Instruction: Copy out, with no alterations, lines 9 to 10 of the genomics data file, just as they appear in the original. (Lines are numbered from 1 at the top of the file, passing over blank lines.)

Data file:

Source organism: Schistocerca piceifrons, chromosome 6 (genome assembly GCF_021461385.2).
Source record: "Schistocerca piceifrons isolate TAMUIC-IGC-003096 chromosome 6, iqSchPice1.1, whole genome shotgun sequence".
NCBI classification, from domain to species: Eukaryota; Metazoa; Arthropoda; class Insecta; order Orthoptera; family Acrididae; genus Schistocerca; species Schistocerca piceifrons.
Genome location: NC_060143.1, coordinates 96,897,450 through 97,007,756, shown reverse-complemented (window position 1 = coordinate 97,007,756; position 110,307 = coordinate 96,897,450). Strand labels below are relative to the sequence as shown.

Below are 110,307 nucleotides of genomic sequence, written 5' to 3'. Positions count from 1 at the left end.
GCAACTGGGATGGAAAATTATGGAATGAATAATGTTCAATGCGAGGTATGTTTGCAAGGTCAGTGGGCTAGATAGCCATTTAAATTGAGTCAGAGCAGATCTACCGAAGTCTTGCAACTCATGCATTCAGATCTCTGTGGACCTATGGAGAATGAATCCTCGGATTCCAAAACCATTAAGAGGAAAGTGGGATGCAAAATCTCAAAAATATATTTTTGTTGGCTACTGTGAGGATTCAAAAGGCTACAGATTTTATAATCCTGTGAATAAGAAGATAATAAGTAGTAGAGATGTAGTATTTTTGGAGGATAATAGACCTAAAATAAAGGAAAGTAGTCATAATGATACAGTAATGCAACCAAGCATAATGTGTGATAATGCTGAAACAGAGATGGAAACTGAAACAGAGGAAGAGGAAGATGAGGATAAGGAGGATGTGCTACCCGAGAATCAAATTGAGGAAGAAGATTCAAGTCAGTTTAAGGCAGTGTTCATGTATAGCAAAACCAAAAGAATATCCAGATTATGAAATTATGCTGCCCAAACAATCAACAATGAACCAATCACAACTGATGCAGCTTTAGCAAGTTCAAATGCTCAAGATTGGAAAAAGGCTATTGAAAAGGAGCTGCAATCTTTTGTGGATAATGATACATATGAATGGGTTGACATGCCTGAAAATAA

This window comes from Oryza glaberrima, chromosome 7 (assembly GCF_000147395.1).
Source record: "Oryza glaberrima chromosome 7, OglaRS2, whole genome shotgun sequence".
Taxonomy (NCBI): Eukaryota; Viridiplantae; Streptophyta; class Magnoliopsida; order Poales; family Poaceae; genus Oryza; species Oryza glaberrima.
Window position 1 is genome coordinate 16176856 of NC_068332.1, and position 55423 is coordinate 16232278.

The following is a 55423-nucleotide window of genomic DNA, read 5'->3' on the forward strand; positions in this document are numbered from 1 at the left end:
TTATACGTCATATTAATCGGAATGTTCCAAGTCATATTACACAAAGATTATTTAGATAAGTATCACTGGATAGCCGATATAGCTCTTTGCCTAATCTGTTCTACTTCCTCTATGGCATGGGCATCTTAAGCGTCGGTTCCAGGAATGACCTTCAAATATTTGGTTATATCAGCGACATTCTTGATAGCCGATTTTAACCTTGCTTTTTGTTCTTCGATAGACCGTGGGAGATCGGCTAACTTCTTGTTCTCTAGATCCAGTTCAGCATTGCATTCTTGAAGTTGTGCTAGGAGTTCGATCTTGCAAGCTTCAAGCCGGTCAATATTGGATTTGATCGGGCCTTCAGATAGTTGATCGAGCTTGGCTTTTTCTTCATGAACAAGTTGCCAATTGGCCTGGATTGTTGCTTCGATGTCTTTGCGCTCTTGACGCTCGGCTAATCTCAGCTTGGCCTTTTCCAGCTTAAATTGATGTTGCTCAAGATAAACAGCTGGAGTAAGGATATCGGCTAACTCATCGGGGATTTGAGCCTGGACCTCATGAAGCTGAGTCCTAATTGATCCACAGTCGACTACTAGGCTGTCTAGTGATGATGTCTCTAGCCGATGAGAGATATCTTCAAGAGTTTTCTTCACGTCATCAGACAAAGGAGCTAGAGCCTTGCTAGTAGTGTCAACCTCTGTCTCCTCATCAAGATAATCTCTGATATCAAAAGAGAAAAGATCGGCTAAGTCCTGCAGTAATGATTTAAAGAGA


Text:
Taxonomy (NCBI): Eukaryota; Viridiplantae; Streptophyta; class Magnoliopsida; order Poales; family Poaceae; genus Oryza; species Oryza glaberrima.
Window position 1 is genome coordinate 16176856 of NC_068332.1, and position 55423 is coordinate 16232278.